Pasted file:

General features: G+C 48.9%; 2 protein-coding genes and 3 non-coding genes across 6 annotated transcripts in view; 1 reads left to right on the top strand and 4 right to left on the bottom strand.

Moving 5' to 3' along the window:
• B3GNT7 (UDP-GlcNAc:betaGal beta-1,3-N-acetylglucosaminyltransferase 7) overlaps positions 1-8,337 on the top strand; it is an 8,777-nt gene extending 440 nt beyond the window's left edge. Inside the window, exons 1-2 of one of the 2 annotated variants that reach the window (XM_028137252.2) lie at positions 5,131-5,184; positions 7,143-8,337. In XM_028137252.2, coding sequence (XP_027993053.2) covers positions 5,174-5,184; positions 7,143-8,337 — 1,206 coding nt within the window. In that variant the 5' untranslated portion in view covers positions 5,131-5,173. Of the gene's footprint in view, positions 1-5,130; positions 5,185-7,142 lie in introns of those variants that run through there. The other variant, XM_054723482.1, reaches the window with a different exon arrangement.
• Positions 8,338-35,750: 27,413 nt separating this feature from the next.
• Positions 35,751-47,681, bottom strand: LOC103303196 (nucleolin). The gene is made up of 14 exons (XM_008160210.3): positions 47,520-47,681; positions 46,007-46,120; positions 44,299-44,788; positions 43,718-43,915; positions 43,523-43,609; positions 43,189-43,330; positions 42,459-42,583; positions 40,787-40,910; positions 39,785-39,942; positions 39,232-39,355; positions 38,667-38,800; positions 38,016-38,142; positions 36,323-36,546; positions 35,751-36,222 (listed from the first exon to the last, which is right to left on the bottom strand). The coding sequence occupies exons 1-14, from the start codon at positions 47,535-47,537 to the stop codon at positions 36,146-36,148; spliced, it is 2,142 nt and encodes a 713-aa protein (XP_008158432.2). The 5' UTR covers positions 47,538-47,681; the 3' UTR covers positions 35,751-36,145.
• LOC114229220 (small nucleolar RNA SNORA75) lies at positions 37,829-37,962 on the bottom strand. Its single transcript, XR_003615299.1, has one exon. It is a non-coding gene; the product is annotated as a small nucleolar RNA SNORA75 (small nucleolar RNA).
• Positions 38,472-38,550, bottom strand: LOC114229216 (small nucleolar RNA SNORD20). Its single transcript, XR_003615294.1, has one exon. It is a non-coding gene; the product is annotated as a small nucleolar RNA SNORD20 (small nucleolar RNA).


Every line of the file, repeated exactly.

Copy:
General features: G+C 48.9%; 2 protein-coding genes and 3 non-coding genes across 6 annotated transcripts in view; 1 reads left to right on the top strand and 4 right to left on the bottom strand.

Moving 5' to 3' along the window:
• B3GNT7 (UDP-GlcNAc:betaGal beta-1,3-N-acetylglucosaminyltransferase 7) overlaps positions 1-8,337 on the top strand; it is an 8,777-nt gene extending 440 nt beyond the window's left edge. Inside the window, exons 1-2 of one of the 2 annotated variants that reach the window (XM_028137252.2) lie at positions 5,131-5,184; positions 7,143-8,337. In XM_028137252.2, coding sequence (XP_027993053.2) covers positions 5,174-5,184; positions 7,143-8,337 — 1,206 coding nt within the window. In that variant the 5' untranslated portion in view covers positions 5,131-5,173. Of the gene's footprint in view, positions 1-5,130; positions 5,185-7,142 lie in introns of those variants that run through there. The other variant, XM_054723482.1, reaches the window with a different exon arrangement.
• Positions 8,338-35,750: 27,413 nt separating this feature from the next.
• Positions 35,751-47,681, bottom strand: LOC103303196 (nucleolin). The gene is made up of 14 exons (XM_008160210.3): positions 47,520-47,681; positions 46,007-46,120; positions 44,299-44,788; positions 43,718-43,915; positions 43,523-43,609; positions 43,189-43,330; positions 42,459-42,583; positions 40,787-40,910; positions 39,785-39,942; positions 39,232-39,355; positions 38,667-38,800; positions 38,016-38,142; positions 36,323-36,546; positions 35,751-36,222 (listed from the first exon to the last, which is right to left on the bottom strand). The coding sequence occupies exons 1-14, from the start codon at positions 47,535-47,537 to the stop codon at positions 36,146-36,148; spliced, it is 2,142 nt and encodes a 713-aa protein (XP_008158432.2). The 5' UTR covers positions 47,538-47,681; the 3' UTR covers positions 35,751-36,145.
• LOC114229220 (small nucleolar RNA SNORA75) lies at positions 37,829-37,962 on the bottom strand. Its single transcript, XR_003615299.1, has one exon. It is a non-coding gene; the product is annotated as a small nucleolar RNA SNORA75 (small nucleolar RNA).
• Positions 38,472-38,550, bottom strand: LOC114229216 (small nucleolar RNA SNORD20). Its single transcript, XR_003615294.1, has one exon. It is a non-coding gene; the product is annotated as a small nucleolar RNA SNORD20 (small nucleolar RNA).